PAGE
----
Tradescantia occidentalis (Britton) Smyth
Prairie Spiderwort, Western Spiderwort, Spiderwort
Commelinaceae (Spiderwort Family)
USDA Symbol: TROC
The erect, branching stems of this perennial are up to 2 ft. tall. Its leaves are long and narrow with a whitish bloom. Several flowers, in clusters at stem or branch ends, are subtended by bracts similar to the leaves. There are three blue-violet petals and six stamens with yellow anthers. Spiderwort flowers close by mid-day and last only one day.
Western Spiderwort is a member of the family Commelinaceae, which includes herbs with more or less swollen nodes, and flowers arranged in clusters enveloped in boat-shaped bracts. About 40 genera and 600 species are known, found mostly in tropical and subtropical regions. Dayflower and Moses-in-a-boat are cultivated as ornamentals.
Named after John Tradescant (1608-1662) who served as gardener to Charles 1 of England.
Tradescantia species will hybridize in just about any combination.
From the Image Gallery
Plant CharacteristicsDuration: Perennial
Leaf Complexity: Simple
Size Class: 0-1 ft.
Bloom InformationBloom Color: Pink , Purple
Bloom Time: Jun , Jul
DistributionUSA: AR , AZ , CO , IA , KS , LA , MN , MT , ND , NE , NJ , NM , NY , OK , SD , TX , UT , WI , WY
Canada: AB , MB , SK
Native Distribution: MN to LA, w. to Rockies
Native Habitat: Prairie, Plains, Meadows, Pastures, Savannas, Open woodlands, Woodlands' edge, Opening
Growing ConditionsWater Use: Low
Light Requirement: Sun , Part Shade
Soil Moisture: Dry
Soil Description: Dry, sandy or fine soils. Sandy, Sandy Loam, Medium Loam, Clay Loam, Clay, Acid-based, Calcareous, Limestone-based
Conditions Comments: Grow in moist,well-drained soil,in sun or light shade. A long-flowering plant for an herbaceous border. Protect young growth from slugs.
BenefitUse Ornamental: Perennial garden, Wildflower meadow
Use Food: Western Spiderwort (T. occidentalis) was used by Native Americans as a cooked vegetable.
Conspicuous Flowers: yes
Interesting Foliage: yes
Nectar Source: yes
Deer Resistant: High
Value to Beneficial InsectsSpecial Value to Native Bees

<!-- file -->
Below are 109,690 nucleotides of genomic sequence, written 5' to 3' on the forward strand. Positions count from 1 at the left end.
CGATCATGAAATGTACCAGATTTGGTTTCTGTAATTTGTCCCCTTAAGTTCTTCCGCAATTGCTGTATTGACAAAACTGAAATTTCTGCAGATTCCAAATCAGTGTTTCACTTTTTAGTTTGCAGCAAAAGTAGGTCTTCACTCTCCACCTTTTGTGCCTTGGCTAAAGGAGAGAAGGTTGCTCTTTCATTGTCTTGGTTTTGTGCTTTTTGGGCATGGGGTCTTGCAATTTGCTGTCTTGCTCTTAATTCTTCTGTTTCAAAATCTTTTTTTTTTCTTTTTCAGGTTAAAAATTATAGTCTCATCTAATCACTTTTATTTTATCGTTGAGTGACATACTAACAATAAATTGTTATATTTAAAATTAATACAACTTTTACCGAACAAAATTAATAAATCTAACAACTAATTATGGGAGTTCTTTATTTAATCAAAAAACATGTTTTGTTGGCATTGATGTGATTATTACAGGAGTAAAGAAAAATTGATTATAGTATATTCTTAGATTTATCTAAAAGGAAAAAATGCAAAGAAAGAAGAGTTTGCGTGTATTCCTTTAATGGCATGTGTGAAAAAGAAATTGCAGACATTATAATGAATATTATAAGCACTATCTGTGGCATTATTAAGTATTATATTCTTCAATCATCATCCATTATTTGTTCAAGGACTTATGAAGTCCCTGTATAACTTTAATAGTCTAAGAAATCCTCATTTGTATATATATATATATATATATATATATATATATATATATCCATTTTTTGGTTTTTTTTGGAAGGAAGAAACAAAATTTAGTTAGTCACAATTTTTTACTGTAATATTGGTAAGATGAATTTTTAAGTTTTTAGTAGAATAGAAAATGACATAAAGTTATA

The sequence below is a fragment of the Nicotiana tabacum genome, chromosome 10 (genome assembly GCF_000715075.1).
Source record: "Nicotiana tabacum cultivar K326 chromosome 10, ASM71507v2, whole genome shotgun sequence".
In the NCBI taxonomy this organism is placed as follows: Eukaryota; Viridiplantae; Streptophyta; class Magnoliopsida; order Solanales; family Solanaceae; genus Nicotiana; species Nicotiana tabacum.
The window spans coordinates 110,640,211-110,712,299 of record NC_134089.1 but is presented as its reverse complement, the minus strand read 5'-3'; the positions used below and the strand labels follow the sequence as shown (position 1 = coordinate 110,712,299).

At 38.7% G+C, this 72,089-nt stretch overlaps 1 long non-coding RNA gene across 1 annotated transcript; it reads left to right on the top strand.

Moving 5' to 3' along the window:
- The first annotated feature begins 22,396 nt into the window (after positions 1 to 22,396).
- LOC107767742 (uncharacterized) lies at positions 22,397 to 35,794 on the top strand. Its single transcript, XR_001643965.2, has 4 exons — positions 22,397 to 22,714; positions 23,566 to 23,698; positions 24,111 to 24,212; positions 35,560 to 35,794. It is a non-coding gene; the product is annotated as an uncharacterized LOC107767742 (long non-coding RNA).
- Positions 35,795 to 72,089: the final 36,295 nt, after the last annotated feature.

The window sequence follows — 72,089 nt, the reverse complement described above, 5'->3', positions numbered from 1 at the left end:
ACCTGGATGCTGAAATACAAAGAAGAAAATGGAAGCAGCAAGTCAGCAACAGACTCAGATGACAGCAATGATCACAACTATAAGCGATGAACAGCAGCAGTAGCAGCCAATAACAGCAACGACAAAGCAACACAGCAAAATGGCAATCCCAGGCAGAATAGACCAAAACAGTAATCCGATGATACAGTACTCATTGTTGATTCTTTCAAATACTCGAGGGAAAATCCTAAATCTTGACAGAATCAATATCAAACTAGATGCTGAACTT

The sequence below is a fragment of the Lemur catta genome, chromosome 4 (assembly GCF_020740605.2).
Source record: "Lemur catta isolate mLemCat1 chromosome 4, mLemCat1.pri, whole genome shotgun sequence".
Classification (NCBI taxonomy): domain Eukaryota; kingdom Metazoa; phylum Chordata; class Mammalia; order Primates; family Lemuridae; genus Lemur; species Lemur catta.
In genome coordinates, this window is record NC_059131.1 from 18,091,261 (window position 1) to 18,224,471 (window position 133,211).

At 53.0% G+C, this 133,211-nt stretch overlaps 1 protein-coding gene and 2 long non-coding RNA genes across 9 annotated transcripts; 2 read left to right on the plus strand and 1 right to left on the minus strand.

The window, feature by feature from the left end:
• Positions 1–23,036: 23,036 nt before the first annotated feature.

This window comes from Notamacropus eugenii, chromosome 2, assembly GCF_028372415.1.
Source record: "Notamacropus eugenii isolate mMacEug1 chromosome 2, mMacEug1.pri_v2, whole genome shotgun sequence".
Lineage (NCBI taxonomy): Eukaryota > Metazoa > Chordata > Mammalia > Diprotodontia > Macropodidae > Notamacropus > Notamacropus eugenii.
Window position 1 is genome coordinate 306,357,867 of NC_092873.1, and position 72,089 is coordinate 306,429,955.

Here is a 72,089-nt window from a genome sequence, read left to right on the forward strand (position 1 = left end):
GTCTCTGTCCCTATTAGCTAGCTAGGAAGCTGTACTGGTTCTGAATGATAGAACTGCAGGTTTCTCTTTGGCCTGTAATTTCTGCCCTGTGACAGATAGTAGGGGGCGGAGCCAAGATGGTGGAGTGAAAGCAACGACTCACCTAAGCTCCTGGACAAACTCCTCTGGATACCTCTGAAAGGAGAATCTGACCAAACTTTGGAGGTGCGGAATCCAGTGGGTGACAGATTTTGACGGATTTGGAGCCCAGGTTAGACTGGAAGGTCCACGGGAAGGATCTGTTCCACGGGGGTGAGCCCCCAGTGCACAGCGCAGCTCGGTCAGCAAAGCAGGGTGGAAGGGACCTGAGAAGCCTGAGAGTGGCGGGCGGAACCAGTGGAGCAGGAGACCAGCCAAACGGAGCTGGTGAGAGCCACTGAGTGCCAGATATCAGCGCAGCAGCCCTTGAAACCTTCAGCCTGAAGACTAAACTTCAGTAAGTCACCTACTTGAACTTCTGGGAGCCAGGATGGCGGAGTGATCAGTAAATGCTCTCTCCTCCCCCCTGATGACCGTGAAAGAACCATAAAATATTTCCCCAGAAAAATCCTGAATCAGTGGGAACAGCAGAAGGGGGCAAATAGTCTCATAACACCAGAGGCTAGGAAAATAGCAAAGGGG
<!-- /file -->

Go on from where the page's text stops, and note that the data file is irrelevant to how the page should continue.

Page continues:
This information was provided by the Pollinator Program at The Xerces Society for Invertebrate Conservation.
Find Seed or Plants
Order seed of this species from Native American Seed and help support the Wildflower Center.
Find seed sources for this species at the Native Seed Network.
Mr. Smarty Plants says
Erosion control plants for steep slope in Austin, TX
April 09, 2007
I'm interested in finding native plants, either perennials or grasses, that would help control erosion on a fairly steep slope. These plants would be in a park, and volunteers will be watering the pl...
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National Wetland Indicator Status
From the National Organizations DirectoryAccording to the species list provided by Affiliate Organizations, this plant is on display at the following locations:
Lady Bird Johnson Wildflower Center - Austin, TX
Sibley Nature Center - Midland, TX
NPSOT - Austin Chapter - Austin, TX
Native Seed Network - Corvallis, OR
Jacob's Well Natural Area - Wimberley, TX
BibliographyBibref 946 - Gardening with Prairie Plants: How to Create Beautiful Native Landscapes (2002) Wasowski, Sally
Bibref 355 - Landscaping with Native Plants of Texas and the Southwest (1991) Miller, G. O.
Bibref 318 - Native Texas Plants: Landscaping Region by Region (2002) Wasowski, S. & A. Wasowski
Bibref 328 - Wildflowers of Texas (2003) Ajilvsgi, Geyata.
Bibref 286 - Wildflowers of the Texas Hill Country (1989) Enquist, M.
Search More Titles in Bibliography
Additional resourcesUSDA: Find Tradescantia occidentalis in USDA Plants
FNA: Find Tradescantia occidentalis in the Flora of North America (if available)
Google: Search Google for Tradescantia occidentalis
MetadataRecord Modified: 2017-11-09
Research By: NPC